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Wednesday, Mar 25, 2015

Covell: Penny for Progress takes away voters’ rights

Guest columnist


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The “Penny for Progress” sales tax referendum is being called an opportunity for taxpayers to reinvest in our community – a reinvestment for infrastructure improvements that most of us already paid in the way of impact fees when we moved into Hernando County.

The proposed sales tax increase is being sold as a new, improved collaboration among the Hernando County Commission, Hernando County School Board and Brooksville City Council. The missing link to this new collaboration are the citizens of Hernando County.

Combining the continuation of the half-cent sales tax for schools with a new half-cent sales tax for the county with “Penny for Progress” took away the voter’s choice – a choice for voters to support only continuation of the half-cent sales tax for schools without voting for a county sales tax increase for infrastructure that should have been covered by the collection of impact fees.

Hernando County commissioners suspended the collection of impact fees for schools, transportation, libraries and parks in 2011 as a method to jump-start the stagnant, recession-based economy. Hernando still has the highest unemployment rate in the region at 7.9 percent.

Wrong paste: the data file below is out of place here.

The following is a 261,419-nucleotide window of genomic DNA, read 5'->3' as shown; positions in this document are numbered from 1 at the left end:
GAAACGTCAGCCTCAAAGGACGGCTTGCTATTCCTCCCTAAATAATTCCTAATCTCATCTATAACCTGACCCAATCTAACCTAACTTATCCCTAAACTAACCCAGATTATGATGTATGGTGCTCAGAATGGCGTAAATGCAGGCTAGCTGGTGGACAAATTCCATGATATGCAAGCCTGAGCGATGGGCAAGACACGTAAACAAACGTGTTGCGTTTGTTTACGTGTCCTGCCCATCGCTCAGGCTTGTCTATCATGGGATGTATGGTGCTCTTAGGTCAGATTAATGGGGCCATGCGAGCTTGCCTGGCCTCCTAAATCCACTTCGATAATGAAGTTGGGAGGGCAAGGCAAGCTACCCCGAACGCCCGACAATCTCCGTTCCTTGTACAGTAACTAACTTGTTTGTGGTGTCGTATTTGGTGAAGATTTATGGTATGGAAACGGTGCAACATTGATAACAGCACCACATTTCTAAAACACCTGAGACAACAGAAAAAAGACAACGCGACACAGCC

County commissioners raised our ad valorem taxes for the last three years. In fact, county taxpayers faced the highest property tax increase last year – the highest since the 1990’s. If that wasn’t enough, the budget director has proposed another ad valorem increase for the upcoming county budget.

Now county commissioners want taxpayers to pony up an additional half-cent in sales tax for infrastructure improvements that should have been collected with impact fees on new development since 2011.

Faced with a long list of such improvements, county commissioners just reinstated impact fees for transportation, libraries and parks.

But the same commissioners voted a resounding NO to supporting the reinstatement of school impact fees.

In a “new spirit of collaboration” with county government, school board members need to ask for immediate reinstatement of school impact fees – school impact fees that can be used on long-term debt to free up ad valorem dollars for maintenance and technology.

The school district’s long-term maintenance program already exceeds $73 million.

Taxpayers are faced with a dilemma – a dilemma generated by the school board when it agreed to jump on board with the county in “Penny for Progress” referendum. “Penny for Progress” takes away voters’ choice to support just the continuation of the half-cent school sales tax, without voting in a new half-cent sales tax increase for the county.

Anna Liisa Covell is a candidate for Hernando County School Board.

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